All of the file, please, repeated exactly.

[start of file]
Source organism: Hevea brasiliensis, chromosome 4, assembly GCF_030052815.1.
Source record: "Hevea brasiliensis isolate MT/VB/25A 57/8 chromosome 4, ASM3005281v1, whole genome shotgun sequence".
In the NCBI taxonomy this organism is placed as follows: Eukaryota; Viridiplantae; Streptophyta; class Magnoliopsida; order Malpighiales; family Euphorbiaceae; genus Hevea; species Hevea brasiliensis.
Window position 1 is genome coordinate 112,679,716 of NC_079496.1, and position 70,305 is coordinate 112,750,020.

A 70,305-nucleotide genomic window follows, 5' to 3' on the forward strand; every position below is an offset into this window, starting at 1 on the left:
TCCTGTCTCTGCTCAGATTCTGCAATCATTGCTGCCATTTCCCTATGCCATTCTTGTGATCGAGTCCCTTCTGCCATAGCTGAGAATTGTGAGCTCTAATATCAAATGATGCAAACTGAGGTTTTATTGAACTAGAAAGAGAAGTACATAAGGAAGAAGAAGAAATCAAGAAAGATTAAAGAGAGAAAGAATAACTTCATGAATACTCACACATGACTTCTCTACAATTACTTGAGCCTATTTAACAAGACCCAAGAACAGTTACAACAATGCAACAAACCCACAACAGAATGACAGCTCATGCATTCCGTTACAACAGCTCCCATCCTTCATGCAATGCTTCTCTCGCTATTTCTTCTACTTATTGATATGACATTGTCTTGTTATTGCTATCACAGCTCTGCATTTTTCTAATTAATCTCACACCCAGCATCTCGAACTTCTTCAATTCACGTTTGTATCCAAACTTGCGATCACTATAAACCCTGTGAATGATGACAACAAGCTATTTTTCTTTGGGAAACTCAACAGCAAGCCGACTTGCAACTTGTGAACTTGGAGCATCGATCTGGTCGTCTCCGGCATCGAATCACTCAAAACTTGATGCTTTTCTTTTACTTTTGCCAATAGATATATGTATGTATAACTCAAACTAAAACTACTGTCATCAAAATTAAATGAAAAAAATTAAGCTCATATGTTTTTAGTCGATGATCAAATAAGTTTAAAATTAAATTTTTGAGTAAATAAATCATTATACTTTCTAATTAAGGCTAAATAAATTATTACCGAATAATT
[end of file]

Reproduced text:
Source organism: Hevea brasiliensis, chromosome 4, assembly GCF_030052815.1.
Source record: "Hevea brasiliensis isolate MT/VB/25A 57/8 chromosome 4, ASM3005281v1, whole genome shotgun sequence".
In the NCBI taxonomy this organism is placed as follows: Eukaryota; Viridiplantae; Streptophyta; class Magnoliopsida; order Malpighiales; family Euphorbiaceae; genus Hevea; species Hevea brasiliensis.
Window position 1 is genome coordinate 112,679,716 of NC_079496.1, and position 70,305 is coordinate 112,750,020.

A 70,305-nucleotide genomic window follows, 5' to 3' on the forward strand; every position below is an offset into this window, starting at 1 on the left:
TCCTGTCTCTGCTCAGATTCTGCAATCATTGCTGCCATTTCCCTATGCCATTCTTGTGATCGAGTCCCTTCTGCCATAGCTGAGAATTGTGAGCTCTAATATCAAATGATGCAAACTGAGGTTTTATTGAACTAGAAAGAGAAGTACATAAGGAAGAAGAAGAAATCAAGAAAGATTAAAGAGAGAAAGAATAACTTCATGAATACTCACACATGACTTCTCTACAATTACTTGAGCCTATTTAACAAGACCCAAGAACAGTTACAACAATGCAACAAACCCACAACAGAATGACAGCTCATGCATTCCGTTACAACAGCTCCCATCCTTCATGCAATGCTTCTCTCGCTATTTCTTCTACTTATTGATATGACATTGTCTTGTTATTGCTATCACAGCTCTGCATTTTTCTAATTAATCTCACACCCAGCATCTCGAACTTCTTCAATTCACGTTTGTATCCAAACTTGCGATCACTATAAACCCTGTGAATGATGACAACAAGCTATTTTTCTTTGGGAAACTCAACAGCAAGCCGACTTGCAACTTGTGAACTTGGAGCATCGATCTGGTCGTCTCCGGCATCGAATCACTCAAAACTTGATGCTTTTCTTTTACTTTTGCCAATAGATATATGTATGTATAACTCAAACTAAAACTACTGTCATCAAAATTAAATGAAAAAAATTAAGCTCATATGTTTTTAGTCGATGATCAAATAAGTTTAAAATTAAATTTTTGAGTAAATAAATCATTATACTTTCTAATTAAGGCTAAATAAATTATTACCGAATAATT